I have told this story many times. It occurred in 2011, and was written down just recently for you all, in honor of the season. I find it hilarious, but I thought I should warn you that an animal was, in fact, harmed in the making of this story. If you dislike non-vegetarian acts or descriptions of death, please do not read any further.

The second year I worked as an English teacher in China, my American friends and I decided to have a Thanksgiving celebration. In China, it’s almost impossible and very expensive to get a turkey, so we opted to get a chicken. Everyone contributed something different, and because I had a different work schedule than everyone else, and couldn’t cook the day of our celebration, I volunteered to do some of the shopping the day before, including buying and prepping the chicken, which I would then deliver to my friend for cooking.

In China, or at least in the city I was in, the supermarkets didn’t sell whole chickens, however, the farmers market did. I had learned early on that farmers market didn’t mean organic, or really better quality in any way, it just meant less processed, and more likely to be fresh, although with animals it was better to pick one that was still kicking, just to be safe. With that in mind, I picked out a live chicken, and had the vendor of the market stall strangle it for me. It was the first time I’d ever seen a chicken strangled, but as shocking as that was, it didn’t actually put me off meat, or even off chicken. I’d been more aware than the average American what goes on in the meat industry since childhood, had many friends who were vehemently vegan or vegetarian, and I understood all the arguments. I knew what I was getting into when it came to choosing an animal to kill for my dinner, and I had made my peace with it. I was emotionally prepared for the death of a chicken, but what I was not prepared for was dressing the carcass.

The chicken vendor took my dead chicken and me to another stall where the single bird cleaning station for the whole market was set up. I guess there was only enough work for one. The proprietor of the cleaning station chatted amiably with my chicken vendor as she dipped my dead chicken into boiling water, then dropped it into a drum that spun my chicken like laundry in a dryer. As the chicken bounced, a small corner of my brain wondered vaguely about post-mortem bruising, and would that affect the flavor of my chicken. The chicken emerged featherless, except for a few tiny stragglers, and apparently unbruised. The proprietor deftly turned my bird back and forth, efficiently plucking the last little spiny looking feathers, which showed black against its pale skin. Then she just as efficiently sliced open its butt, pulled out its internal organs, and sorted them, asking me which I wanted to take home. After I had chosen the heart and liver, which I vaguely knew what to do with, she slipped them into a tiny bag, which she tucked inside the gutless chicken, and, grabbing it by the feet, stuffed it head first into another plastic bag, the kind with handles that are usually used in grocery stores. The bag wasn’t quite big enough to contain the whole chicken and its feet waved limply at me out of the top of the bag as I took it and tied it carefully to the handlebars of my bicycle. Every bump I hit on the way home caused those feet, poking up just higher than my handlebars, to wiggle and shake in a way that was almost alive. I felt a little ridiculous, but none of the Chinese people I passed gave the feet a second glance. My face got more than a few second glances, but I was used to that. In that neighborhood, foreigners stand out more than a black three-piece suit on a tropical beach.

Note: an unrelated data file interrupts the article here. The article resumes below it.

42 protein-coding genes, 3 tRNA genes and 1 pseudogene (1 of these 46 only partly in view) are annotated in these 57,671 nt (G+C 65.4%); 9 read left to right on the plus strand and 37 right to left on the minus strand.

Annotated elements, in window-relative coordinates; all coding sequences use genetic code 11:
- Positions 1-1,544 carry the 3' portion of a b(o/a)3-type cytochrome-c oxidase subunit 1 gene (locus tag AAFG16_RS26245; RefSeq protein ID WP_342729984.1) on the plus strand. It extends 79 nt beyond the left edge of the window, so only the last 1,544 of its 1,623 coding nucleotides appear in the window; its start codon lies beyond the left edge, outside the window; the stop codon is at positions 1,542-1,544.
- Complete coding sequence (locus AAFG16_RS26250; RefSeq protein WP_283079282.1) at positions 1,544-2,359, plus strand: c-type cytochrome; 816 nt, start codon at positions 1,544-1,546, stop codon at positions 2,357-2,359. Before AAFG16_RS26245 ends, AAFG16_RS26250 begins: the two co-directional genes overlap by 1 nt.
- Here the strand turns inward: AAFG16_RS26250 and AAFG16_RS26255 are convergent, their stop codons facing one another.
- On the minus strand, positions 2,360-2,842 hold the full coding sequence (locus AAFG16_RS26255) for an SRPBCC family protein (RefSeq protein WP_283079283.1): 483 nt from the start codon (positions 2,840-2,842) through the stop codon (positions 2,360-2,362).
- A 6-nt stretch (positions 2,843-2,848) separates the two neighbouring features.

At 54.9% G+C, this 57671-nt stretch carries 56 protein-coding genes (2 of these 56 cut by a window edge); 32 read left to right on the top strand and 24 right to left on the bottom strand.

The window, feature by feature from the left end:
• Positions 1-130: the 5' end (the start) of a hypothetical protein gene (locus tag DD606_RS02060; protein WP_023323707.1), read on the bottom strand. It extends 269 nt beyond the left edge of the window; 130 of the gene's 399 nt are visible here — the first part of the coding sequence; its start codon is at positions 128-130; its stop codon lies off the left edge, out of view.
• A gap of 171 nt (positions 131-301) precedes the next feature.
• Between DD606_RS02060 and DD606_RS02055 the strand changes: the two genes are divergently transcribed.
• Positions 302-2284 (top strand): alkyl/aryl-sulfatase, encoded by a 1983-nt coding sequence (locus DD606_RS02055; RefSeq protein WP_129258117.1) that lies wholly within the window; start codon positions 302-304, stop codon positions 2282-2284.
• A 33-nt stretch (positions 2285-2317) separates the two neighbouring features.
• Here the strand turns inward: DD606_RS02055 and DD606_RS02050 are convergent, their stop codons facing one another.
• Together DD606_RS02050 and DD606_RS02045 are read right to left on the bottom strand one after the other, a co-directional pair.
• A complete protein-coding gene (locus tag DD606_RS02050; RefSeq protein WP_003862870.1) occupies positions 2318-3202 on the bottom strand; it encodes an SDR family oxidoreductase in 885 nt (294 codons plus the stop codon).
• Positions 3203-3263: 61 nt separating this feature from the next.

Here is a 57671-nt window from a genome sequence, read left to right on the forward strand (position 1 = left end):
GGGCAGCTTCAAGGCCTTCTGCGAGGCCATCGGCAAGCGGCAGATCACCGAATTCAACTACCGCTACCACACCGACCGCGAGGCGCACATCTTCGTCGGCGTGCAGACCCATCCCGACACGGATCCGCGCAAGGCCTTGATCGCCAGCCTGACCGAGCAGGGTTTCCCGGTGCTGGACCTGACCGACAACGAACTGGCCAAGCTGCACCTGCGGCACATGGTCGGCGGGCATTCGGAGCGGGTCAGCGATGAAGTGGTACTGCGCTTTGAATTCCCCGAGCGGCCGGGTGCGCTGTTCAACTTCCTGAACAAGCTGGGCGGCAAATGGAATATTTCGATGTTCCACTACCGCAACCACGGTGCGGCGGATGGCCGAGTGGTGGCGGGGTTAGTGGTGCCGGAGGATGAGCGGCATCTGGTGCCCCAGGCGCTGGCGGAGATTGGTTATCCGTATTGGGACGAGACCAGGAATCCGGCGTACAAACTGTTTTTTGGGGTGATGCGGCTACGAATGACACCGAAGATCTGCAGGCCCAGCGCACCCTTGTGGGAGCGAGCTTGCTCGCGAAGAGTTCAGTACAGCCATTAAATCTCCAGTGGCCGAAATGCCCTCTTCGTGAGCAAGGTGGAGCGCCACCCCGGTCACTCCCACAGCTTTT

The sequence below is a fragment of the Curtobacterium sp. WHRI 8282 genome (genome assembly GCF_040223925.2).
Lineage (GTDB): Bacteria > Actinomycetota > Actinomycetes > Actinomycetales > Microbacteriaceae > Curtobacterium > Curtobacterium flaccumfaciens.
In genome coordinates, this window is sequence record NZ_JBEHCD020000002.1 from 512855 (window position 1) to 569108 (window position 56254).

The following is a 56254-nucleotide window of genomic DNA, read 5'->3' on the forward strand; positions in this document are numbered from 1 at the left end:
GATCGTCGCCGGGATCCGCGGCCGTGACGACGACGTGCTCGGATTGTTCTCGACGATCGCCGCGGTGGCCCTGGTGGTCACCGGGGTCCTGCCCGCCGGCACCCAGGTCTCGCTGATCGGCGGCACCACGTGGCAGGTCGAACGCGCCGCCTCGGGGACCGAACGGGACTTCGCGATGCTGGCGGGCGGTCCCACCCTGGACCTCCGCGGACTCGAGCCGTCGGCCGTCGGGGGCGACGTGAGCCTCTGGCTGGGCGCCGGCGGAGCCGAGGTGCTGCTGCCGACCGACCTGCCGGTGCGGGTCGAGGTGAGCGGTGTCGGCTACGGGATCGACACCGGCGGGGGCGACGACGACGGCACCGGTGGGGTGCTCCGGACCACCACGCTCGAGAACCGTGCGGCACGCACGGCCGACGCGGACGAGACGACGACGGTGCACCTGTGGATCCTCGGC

I am not an especially good cook, nor do I cook often. I was also prepping my chicken in the kitchen of the apartment I rented, which had a dinky sink and a few very dull knives that didn’t take much of an edge when I attempted to sharpen them. They were all inadequate for the task of beheading and de-footing the chicken, but after nearly an hour of hacking, swearing, sawing, and trying each of the knives in turn, I finally managed to have a chicken ready for cooking. In hindsight, I wondered why I hadn’t thought to have the chicken-cleaning lady do it for me. Her knife was certainly sharper than any of mine.

Apartments in China generally don’t have ovens, but two of my friends had bought countertop ovens, which, small as they were, were big enough to hold a chicken. I delivered the chicken for cooking, scrubbed down my kitchen and took a shower, because…dead chicken juice, and fell asleep, exhausted.

Fortunately, Thanksgiving dinner turned out wonderfully edible, with stuffing and everything. The chicken took longer than expected to cook, and the stuffing was a little singed around the edges, but despite that we had a lovely dinner, and leftovers for nearly a week. I told my friends about my chicken adventure, to much laughter, and I smiled as I thought to myself “Well, at least it makes a good story.”


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